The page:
Manhattan is filled with some of the world’s tallest skyscrapers. Central Park, situated in the heart of the city, serves as the only source of natural green environment in New York.
Vertical Central Park by Jeffrey Lee + Rui Liu + Tina Qiu | London, UK
With 843 acres, stretching from 59th St. to 110th St., the quaint insertion of rolling green meadows throughout the highly urbanised city is, in fact, a focal point upon which population surrounds its lifestyle around.
Devised by the architects Frederick Law Olmsted and Calvert Vaux, the park functions as an attempt to preserve a terrain of natural features so to provide a pastoral park for city dwellers living in garden-less apartments. For many New Yorkers, Central Park is a shared backyard. The highly varied terrain and vegetation flowing from flat grassy swards, gentle slopes to shady glens and rocky ravines mean that the park affords interesting vistas and walks at every point. A composition of cultural attributes such as The Metropolitan Museum of Art in the centre of the park, there is also a zoo, an ice-skating rink, three small lakes, an open-theatre, a band shell, many athletic playing fields and children’s playgrounds, several fountains, and hundreds of small monuments and plaques scattered through the area. It undoubtedly poses as a supermodel comprising of all typologies that a garden could be, presenting itself to be an ideal paradigm of which communities require.
The example of Central Park plays an integral part in the city planning of Manhattan in the attempt to conserve outdoor greenery. Its insertion within the city grid provides a clean parameter for a large stretch of greenery within a parasitic city. Its distinctive long rectangular form in plan provides an opportunity for exploring the park elevated to a vertical plane. By elevating the park, complete with its grid, road penetrations, programmes and features, 90 degrees so that the plan of Central Park becomes a section for the intervention for a skyscraper. Typically where skyscrapers require an airy atrium which very often only acts as an ventilation and light cone. We propose the central atrium void to be replaced by a green atrium. Mimicking the insertion of Central Park within its rectangular city grid, the central atrium of the skyscraper becomes the park area, whilst its adjacent access routes become the slab set for the high-rise.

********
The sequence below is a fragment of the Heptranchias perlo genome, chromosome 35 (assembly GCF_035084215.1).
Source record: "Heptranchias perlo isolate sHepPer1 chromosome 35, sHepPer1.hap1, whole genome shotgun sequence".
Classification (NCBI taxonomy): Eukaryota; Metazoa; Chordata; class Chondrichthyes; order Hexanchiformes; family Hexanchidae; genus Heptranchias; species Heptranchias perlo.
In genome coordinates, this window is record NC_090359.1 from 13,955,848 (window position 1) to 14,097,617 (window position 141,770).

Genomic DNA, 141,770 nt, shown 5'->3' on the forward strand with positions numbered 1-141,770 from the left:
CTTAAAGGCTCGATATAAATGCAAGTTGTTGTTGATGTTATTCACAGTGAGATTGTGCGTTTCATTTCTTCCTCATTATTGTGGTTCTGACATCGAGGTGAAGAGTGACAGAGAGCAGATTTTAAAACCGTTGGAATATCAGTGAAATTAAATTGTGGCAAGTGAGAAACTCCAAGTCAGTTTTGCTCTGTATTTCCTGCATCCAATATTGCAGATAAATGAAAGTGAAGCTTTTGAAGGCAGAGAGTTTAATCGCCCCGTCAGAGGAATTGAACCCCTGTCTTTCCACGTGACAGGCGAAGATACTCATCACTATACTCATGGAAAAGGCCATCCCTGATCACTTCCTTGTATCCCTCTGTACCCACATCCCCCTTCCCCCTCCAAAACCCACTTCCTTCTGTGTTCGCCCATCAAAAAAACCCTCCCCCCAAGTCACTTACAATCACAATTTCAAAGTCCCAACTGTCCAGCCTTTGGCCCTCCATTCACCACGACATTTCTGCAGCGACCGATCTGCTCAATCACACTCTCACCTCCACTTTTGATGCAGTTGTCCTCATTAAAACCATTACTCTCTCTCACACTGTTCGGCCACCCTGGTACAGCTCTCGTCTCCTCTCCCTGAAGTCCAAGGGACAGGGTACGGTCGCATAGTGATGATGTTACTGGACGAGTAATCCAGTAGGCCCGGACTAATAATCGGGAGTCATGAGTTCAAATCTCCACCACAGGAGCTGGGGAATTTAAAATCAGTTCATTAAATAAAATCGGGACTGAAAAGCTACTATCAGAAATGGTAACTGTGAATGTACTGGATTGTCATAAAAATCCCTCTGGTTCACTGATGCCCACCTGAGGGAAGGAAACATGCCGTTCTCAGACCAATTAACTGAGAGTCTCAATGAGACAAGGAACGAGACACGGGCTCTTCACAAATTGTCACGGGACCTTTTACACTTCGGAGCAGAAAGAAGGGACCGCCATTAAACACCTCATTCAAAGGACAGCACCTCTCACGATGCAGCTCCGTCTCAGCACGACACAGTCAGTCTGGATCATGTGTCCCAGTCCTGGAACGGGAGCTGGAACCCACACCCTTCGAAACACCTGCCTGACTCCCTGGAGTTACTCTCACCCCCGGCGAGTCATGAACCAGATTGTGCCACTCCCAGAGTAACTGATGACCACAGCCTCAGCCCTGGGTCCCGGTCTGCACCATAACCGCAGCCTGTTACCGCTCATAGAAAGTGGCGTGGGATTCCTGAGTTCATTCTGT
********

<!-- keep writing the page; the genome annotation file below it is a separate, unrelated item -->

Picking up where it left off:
By elevating the plan of Central Park, along with all its features, illustrations are translated into volumetric form, whilst the programmes running through the park are translated into new elements within the hotel typology, creating a vertical Central Park. The incorporation of the park’s existing programme literally into the programme of the hotel not only attempts to create a new hotel typology so that the large voids can become airy green spaces but more importantly to reinsert the element of ‘backyards’ and gardens within the present trend of vertical living. The insertion of a ‘Central Park’ into the core of the high-rise means just this. They remain internal and semi-private to that of the residents, akin to the gem encrypted within the grid of New York, whilst at the same time, creating vertical sky gardens. — Jeffrey Lee + Rui Liu + Tina Qiu